Sunday, November 20, 2011
I'm curious about the protest scene here in DC. Certainly, there are protests often, but most of them are rather small. And because they're so commonplace, they don't seem to make much impact. And until today I hadn't really joined any of the crowds--although we had taken walks by the Occupy campsites and listened in on a few other small rallies.
Last February, we ended up as protest tourists in Madison, Wisconsin. We were stopping through for an event at my old church, and it just happened to be the first weekend of the massive protests at the capitol building. The energy there was amazing. There was so much joy and hope. But there was also a real sense of what was at stake. At church the next day I listened in as groups of teachers, working in several area districts, worried about whether their Unions would go on strike, whether they would follow, and how much they were willing to risk. There was real fear there, too. Folks were noticing that things were changing for the middle class.
I have yet to see that energy at any of the protests we've stopped by around Washington. This afternoon we walked, with our church, over to the White House for an interfaith (turned out to be Muslim, Jewish and Christian) prayer vigil regarding the budget super committee's upcoming deadline. This is big stuff--the cuts made by the committee this week will likely not only take away assistance from needy families right now, in the middle of a recession, but will also change how our country views its relationship to sustaining it's most vulnerable. The vigil was sponsored by the Faithful Budget Campaign, and these folks have been hard at work all summer and fall. Several of the leaders even ended up in jail for taking their prayers inside of the Capitol. Every speaker at the vigil was connected with a national organization that is working for poverty justice. Shoot, that picture up there? That's Dr. Bernice Reagan, of Sweet Honey in the Rock, who stopped by to sing her two cents. Wow. But the crowd was a moderate size--under 200 probably. There were twice as many tourists across the street snapping photos of the White House.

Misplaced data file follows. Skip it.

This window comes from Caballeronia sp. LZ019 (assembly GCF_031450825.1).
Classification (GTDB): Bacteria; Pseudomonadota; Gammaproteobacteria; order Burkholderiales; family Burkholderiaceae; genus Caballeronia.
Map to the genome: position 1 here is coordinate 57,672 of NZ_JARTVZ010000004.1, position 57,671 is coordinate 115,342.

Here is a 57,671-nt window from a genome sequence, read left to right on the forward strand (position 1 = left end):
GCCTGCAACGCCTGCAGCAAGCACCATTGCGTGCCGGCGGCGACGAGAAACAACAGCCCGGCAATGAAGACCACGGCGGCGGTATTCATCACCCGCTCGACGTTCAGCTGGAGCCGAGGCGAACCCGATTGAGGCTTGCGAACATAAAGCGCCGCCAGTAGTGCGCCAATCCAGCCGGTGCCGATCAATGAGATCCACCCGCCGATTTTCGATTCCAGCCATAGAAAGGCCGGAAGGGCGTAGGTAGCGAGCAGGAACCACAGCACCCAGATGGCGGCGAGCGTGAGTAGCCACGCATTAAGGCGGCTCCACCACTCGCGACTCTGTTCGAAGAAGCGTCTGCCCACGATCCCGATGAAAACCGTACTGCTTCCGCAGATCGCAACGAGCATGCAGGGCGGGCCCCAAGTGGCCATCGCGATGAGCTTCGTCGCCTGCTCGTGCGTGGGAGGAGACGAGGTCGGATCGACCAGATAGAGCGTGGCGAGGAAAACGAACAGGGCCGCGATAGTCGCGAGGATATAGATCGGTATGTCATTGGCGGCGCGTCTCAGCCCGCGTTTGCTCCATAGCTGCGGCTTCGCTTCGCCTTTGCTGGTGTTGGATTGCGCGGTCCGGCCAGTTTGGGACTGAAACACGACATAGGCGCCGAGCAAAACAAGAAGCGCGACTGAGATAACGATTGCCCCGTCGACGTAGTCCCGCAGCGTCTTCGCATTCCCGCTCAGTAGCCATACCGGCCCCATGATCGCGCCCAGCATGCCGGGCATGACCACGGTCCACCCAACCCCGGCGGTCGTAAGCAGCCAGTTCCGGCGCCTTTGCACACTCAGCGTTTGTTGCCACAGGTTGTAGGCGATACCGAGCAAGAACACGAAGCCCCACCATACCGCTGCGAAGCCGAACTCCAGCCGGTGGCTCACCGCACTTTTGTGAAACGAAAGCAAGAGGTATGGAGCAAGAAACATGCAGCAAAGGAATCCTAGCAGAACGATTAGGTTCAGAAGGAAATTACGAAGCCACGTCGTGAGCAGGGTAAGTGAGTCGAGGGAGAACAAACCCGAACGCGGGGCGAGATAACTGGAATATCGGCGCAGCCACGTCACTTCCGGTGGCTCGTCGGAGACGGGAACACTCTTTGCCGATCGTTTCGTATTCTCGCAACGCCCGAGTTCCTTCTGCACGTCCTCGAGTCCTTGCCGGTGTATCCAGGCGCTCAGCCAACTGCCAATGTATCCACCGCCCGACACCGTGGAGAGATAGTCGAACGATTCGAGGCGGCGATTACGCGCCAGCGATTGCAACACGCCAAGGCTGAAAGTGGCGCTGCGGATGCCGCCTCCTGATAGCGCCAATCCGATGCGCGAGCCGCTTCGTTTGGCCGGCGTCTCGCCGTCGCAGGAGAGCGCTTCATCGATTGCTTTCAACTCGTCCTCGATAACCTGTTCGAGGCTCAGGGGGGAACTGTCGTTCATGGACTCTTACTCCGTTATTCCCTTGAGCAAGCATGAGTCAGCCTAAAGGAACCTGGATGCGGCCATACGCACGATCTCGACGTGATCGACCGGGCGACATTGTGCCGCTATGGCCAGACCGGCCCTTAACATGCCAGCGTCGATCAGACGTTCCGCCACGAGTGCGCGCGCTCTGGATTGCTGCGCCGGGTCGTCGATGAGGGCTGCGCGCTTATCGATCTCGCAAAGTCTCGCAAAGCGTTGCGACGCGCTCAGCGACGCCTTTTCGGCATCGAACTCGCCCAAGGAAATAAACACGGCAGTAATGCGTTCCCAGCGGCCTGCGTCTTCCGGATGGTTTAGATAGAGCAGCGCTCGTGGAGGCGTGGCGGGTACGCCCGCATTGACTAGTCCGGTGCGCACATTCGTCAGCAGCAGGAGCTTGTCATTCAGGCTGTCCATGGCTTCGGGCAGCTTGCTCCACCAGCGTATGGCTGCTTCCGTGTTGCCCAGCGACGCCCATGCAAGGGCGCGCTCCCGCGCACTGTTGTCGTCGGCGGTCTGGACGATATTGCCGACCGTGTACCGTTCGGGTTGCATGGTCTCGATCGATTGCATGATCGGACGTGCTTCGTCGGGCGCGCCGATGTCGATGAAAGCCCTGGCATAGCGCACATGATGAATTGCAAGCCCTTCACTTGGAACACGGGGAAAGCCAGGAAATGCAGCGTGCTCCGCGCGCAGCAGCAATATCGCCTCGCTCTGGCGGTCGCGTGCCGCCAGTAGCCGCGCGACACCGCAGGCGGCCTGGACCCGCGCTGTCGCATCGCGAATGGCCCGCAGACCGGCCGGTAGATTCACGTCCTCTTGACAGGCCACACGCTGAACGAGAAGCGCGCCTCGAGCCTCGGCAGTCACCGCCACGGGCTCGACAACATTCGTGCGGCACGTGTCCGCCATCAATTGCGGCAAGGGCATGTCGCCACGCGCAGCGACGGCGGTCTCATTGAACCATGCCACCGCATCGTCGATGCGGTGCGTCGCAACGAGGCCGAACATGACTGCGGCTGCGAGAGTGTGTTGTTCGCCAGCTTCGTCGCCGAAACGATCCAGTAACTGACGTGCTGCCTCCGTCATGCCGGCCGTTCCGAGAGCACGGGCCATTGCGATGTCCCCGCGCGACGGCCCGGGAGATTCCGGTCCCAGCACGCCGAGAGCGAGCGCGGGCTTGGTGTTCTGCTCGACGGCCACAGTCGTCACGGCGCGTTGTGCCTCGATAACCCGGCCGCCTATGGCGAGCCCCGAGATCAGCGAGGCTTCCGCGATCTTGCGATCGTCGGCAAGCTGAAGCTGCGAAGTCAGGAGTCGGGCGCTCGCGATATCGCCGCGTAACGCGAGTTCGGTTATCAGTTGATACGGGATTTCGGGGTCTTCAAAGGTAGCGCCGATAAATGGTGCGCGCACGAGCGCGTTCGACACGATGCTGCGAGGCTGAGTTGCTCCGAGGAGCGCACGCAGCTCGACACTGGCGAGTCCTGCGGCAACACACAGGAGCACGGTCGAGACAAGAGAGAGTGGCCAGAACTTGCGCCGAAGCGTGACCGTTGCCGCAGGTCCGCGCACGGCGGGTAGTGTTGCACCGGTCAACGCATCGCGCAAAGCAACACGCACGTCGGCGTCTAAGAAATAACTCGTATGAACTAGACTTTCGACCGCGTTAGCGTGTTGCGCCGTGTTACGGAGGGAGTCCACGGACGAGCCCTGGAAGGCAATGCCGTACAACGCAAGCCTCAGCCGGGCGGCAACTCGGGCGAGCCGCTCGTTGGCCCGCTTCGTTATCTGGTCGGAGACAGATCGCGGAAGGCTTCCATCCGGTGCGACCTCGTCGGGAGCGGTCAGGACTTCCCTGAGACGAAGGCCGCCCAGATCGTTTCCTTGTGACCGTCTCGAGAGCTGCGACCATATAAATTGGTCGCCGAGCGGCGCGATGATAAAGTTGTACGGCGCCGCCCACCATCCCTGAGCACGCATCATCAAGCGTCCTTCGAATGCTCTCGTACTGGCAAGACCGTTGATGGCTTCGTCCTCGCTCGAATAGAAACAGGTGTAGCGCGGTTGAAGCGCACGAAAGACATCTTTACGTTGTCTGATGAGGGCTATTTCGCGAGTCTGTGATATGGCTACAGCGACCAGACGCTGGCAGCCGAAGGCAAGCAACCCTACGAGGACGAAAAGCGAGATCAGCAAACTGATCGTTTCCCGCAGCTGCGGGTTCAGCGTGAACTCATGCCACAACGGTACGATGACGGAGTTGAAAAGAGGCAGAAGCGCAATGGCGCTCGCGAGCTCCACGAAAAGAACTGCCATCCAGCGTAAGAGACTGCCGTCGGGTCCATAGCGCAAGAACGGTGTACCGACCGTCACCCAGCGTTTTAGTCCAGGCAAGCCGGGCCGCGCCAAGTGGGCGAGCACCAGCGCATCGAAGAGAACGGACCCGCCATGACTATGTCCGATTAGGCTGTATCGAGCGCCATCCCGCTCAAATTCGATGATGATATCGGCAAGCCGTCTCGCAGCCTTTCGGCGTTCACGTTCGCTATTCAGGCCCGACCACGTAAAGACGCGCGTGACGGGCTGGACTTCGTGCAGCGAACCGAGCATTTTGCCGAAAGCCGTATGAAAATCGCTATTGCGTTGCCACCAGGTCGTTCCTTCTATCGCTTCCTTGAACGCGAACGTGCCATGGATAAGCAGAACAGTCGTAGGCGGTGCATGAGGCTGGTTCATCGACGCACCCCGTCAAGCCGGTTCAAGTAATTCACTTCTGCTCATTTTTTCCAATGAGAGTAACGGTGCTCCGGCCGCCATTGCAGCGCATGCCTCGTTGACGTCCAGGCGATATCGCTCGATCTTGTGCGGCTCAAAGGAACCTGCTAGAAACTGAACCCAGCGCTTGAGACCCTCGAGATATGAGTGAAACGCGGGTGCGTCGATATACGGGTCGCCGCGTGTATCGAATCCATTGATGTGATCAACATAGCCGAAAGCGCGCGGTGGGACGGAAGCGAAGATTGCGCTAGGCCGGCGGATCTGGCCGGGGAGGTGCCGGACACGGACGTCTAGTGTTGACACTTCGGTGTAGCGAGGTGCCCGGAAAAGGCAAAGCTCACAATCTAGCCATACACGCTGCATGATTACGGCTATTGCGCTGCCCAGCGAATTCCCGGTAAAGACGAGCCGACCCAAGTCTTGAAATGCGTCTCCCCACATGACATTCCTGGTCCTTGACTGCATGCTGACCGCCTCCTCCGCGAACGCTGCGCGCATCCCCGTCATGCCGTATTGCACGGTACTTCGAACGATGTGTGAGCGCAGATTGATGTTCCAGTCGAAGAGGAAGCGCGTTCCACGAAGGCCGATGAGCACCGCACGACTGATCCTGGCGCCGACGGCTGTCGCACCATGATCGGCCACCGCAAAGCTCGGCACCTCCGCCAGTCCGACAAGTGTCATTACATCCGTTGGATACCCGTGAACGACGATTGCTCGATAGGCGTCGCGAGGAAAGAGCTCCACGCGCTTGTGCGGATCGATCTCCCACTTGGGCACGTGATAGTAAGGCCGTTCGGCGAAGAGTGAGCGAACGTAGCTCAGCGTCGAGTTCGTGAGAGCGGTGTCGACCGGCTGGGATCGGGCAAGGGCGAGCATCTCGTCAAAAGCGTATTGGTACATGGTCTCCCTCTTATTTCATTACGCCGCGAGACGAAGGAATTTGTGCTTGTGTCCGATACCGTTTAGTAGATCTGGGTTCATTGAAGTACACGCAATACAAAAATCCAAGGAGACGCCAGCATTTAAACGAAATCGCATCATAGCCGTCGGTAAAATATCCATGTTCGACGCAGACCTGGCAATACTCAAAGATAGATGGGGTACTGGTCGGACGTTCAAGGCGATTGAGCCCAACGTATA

I'm glad we went, but I'm not sure I left with any more hope for the future. I suppose I brought home a reminder of the place of prayer in all of this. Prayer is for the times when the future is uncertain and the world seems set against justice. Prayer helps me remember that no matter the size of the rally, God does notice when people slip through the cracks--and when others work to make the cracks larger. And why bother going to a small vigil? Because knowing that there are a few others out there tonight praying helps, too.